Astronomy:Ogygis Undae

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USGS map showing the location of Ogygis Undae on Mars

Ogygis Undae is the only named southern hemisphere dune field on Mars.[1] It is named after one of the classical albedo features on Mars, Ogygis Regio.[2] Its name, which refers to Ogyges, a primeval mythological ruler in Ancient Greece ,[2] was officially approved by the International Astronomical Union (IAU) on September 17, 2015. It is situated just outside Argyre Planitia, a plain located in the southern highlands of Mars.[3] The dunes of Ogygis Undae extend from latitude −49.94°N to −49.37°N and from longitude 292.64°E to 294.93°E (65.07°W – 67.36°W).[2] They are centered at latitude −49.66°N, longitude 293.79°E (66.21°W), and extend approximately 87 km to the east and west from there.[4][2] Ogygis Undae has an area of 1904 km2, and due to its large size is a primary subject for research on Martian dune morphology and sand composition.[4][3]

Morphology

Ogygis Undae is the final sink of an extended sand transport system that was imaged with the HRSC camera onboard ESA Mars Express. The complexity of this transport system is as extensive as some terrestrial examples. Dunes in Ogygis Undae have several morphologies including: barhcan, barchanoid, dome and star dunes. The variety of dune types indicates that they were deposited in a multimodal wind regime with different winds converging into the basin where the dunes are located, carrying sand from multiple source areas.[4] The morphological complexity is mirrored by the diverse mineral composition of the dune-forming sediment.[3]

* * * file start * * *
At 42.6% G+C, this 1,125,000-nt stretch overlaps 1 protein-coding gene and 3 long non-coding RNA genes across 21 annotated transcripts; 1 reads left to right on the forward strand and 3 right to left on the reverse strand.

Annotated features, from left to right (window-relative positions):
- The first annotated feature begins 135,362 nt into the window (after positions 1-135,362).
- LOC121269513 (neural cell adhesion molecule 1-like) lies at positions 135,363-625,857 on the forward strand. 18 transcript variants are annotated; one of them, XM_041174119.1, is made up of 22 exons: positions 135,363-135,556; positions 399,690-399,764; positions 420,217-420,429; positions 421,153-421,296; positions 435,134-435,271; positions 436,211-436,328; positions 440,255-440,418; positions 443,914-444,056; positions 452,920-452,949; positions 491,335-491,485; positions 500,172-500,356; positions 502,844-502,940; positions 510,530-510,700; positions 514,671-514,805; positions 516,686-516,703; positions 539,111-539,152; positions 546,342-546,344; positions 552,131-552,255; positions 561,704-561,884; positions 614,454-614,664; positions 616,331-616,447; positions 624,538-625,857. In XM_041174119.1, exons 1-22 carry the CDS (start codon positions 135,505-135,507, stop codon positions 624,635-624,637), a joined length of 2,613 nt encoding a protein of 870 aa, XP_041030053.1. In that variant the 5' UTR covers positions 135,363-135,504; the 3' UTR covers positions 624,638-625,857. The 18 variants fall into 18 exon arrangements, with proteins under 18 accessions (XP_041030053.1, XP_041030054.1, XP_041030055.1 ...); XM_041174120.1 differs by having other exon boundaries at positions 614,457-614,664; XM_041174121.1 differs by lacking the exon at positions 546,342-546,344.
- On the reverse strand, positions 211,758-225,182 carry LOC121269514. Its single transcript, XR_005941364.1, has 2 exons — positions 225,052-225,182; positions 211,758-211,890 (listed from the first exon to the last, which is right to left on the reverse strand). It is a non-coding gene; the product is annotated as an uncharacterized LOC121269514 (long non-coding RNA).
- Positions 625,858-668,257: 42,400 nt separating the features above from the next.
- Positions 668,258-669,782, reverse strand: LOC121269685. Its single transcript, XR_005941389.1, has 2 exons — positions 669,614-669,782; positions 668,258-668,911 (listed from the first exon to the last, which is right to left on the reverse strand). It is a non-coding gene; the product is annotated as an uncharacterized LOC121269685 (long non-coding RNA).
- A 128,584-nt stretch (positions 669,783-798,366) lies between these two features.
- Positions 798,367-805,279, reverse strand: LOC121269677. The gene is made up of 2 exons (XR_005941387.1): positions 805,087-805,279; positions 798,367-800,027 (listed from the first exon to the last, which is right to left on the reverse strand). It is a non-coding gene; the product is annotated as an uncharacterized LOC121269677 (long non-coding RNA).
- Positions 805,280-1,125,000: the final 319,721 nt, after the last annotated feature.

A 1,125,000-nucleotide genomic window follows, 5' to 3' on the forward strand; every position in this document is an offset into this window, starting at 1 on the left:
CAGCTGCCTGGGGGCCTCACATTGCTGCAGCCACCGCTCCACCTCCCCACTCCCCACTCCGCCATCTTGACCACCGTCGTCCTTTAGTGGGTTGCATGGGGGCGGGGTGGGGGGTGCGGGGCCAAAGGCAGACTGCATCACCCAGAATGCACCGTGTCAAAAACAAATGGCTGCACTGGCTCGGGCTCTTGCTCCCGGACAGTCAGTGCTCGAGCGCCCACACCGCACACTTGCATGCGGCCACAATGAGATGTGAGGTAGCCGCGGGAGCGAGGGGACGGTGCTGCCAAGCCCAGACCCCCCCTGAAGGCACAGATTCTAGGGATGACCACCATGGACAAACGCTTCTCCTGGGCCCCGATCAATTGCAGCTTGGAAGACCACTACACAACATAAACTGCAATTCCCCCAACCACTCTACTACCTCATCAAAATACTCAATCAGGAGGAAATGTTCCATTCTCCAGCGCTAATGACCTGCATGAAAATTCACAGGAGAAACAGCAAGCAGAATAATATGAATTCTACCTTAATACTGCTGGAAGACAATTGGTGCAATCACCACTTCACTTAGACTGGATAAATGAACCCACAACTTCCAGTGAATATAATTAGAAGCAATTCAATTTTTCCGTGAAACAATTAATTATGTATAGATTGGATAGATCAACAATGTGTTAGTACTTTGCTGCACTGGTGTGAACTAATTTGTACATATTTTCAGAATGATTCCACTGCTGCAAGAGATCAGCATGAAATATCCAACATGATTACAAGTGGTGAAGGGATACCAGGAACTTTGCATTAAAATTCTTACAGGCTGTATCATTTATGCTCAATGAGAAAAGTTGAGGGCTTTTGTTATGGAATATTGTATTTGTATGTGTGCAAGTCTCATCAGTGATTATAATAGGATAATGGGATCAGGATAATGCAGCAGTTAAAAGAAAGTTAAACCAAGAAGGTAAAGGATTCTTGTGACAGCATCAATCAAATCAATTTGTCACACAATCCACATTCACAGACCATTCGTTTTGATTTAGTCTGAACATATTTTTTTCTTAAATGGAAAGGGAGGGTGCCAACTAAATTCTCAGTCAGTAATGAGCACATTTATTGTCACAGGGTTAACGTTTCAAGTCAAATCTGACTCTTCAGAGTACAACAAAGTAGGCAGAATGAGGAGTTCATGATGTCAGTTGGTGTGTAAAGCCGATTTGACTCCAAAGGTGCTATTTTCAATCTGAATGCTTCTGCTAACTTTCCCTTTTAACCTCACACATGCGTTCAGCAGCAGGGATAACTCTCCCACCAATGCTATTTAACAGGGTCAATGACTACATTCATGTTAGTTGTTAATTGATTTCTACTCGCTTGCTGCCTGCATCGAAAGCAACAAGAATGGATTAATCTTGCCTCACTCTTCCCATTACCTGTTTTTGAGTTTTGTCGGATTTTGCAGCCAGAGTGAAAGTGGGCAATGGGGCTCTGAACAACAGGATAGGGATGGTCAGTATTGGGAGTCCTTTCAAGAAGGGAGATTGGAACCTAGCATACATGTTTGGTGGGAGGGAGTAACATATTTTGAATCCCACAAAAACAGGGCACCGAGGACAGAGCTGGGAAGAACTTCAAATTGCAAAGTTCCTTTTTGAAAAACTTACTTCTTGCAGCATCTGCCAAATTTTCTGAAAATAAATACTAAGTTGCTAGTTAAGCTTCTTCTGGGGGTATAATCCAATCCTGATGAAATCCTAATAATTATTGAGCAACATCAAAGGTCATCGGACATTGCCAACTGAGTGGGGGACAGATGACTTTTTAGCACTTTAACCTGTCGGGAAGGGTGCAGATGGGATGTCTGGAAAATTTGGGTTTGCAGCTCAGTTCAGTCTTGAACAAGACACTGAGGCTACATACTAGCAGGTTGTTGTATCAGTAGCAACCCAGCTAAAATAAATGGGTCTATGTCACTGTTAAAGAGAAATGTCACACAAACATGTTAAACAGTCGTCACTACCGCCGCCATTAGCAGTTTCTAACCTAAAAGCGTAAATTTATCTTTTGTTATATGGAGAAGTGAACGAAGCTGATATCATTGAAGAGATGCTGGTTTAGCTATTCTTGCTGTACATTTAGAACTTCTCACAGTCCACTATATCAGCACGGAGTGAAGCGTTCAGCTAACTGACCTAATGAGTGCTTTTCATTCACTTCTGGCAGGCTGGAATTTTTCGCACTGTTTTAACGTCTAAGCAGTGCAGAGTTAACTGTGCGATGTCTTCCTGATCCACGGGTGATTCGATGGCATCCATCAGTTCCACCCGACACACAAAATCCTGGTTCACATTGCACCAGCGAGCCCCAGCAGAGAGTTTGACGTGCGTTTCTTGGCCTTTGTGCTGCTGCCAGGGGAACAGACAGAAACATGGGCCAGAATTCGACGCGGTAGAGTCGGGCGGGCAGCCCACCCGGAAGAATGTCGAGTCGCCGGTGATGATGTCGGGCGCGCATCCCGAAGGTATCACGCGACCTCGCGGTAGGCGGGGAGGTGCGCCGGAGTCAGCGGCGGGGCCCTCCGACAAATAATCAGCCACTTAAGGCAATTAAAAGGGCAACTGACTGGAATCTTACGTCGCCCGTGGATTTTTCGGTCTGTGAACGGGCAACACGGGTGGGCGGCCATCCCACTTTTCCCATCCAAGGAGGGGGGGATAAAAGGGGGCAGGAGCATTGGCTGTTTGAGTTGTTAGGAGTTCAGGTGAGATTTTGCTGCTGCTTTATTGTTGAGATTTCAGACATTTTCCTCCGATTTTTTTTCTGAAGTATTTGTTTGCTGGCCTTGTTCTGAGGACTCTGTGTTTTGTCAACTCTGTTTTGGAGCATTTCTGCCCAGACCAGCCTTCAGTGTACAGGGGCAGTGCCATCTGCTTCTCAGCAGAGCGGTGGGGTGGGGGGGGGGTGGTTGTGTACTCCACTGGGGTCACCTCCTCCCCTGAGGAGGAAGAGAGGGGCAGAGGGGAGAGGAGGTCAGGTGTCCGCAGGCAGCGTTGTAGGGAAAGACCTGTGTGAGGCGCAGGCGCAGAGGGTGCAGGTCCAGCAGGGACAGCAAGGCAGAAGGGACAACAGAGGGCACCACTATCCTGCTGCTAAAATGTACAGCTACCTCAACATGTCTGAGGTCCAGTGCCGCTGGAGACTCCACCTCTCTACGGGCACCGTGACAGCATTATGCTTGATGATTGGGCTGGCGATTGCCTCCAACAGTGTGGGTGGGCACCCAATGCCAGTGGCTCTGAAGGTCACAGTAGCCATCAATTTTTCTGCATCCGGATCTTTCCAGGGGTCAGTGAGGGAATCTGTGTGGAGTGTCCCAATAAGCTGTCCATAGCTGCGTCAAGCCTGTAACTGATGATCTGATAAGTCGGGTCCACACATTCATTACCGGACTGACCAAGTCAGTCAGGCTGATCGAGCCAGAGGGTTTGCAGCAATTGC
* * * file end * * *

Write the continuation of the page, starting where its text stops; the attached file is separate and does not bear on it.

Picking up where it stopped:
Composition

Mineral distribution across the dune fields of Ogygis Undae is non-uniform and bimodal.[3] The relative juxtaposition of the two primary grain types reveals how Aeolian processes affect the transport of sand on the surface of Mars.[3] Compositional spectra were acquired and analyzed in 2016 by USGS scientists using both the Thermal Emission Spectrometer (TES) instrument on board Mars Global Surveyor and the Thermal Emission Imaging System (THEMIS) on board the 2001 Mars Odyssey spacecraft.[3][5] Other characteristics of Ogygis Undae, such as its nocturnal thermal inertia values, corroborate the finding that there is a bimodal sand-type distribution across the field.

Thermal emission spectroscopy results from the large dune field located inside Gale Crater were used as a reference for data obtained from Ogygis Undae because the features of Gale Crater were investigated extensively both by orbiting spacecraft and on site by the NASA Mars rover, Curiosity, a part of the Mars Science Laboratory (MSL) mission.[3] Ogygis Undae differs from the Gale dune field in both sand-type composition and homogeneity, indicating differences in both the types of sources for these dune fields as well as the distance from their respective sand-sources.[3][5] The USGS investigators also noted that the dunes of Ogygis Undae look similar to the dunes in Grand Falls, Arizona.[3][5]

See also

References

  1. "Nomenclature Search Results Target: MARS Feature Type: Unda, undae". USGS. https://planetarynames.wr.usgs.gov/SearchResults?target=MARS&featureType=Unda,%20undae. 
  2. 2.0 2.1 2.2 2.3 "Ogygis Undae". USGS. https://planetarynames.wr.usgs.gov/nomenclature/Feature/15370;jsessionid=9664E7B3222A6A4FBFDB14D84EEC5448. 
  3. 3.0 3.1 3.2 3.3 3.4 3.5 3.6 3.7 3.8 "Comparison of the Mineral Composition of the Sediment Found in Two Mars Dunefields: Ogygis Undae and Gale Crater". USGS. https://www.hou.usra.edu/meetings/lpsc2016/pdf/3006.pdf. 
  4. 4.0 4.1 4.2 Silvestro, S.; Di Achille, G.; Ori, G.G. (September 2010). "Dune morphology, sand transport pathways and possible source areas in east Thaumasia Region (Mars)". Geomorphology 121 (1–2): 84–97. doi:10.1016/j.geomorph.2009.07.019. ISSN 0169-555X. 
  5. 5.0 5.1 5.2 Heather Charles, Timothy Titus, Rosalyn Hayward, Christopher Edwards, Caitlin Ahrens (15 January 2017). "Comparison of the mineral composition of the sediment found in two Mars dunefields: Ogygis Undae and Gale crater – three distinct endmembers identified". Earth and Planetary Science Letters 458: 152–160. doi:10.1016/j.epsl.2016.10.022. Bibcode2017E&PSL.458..152C.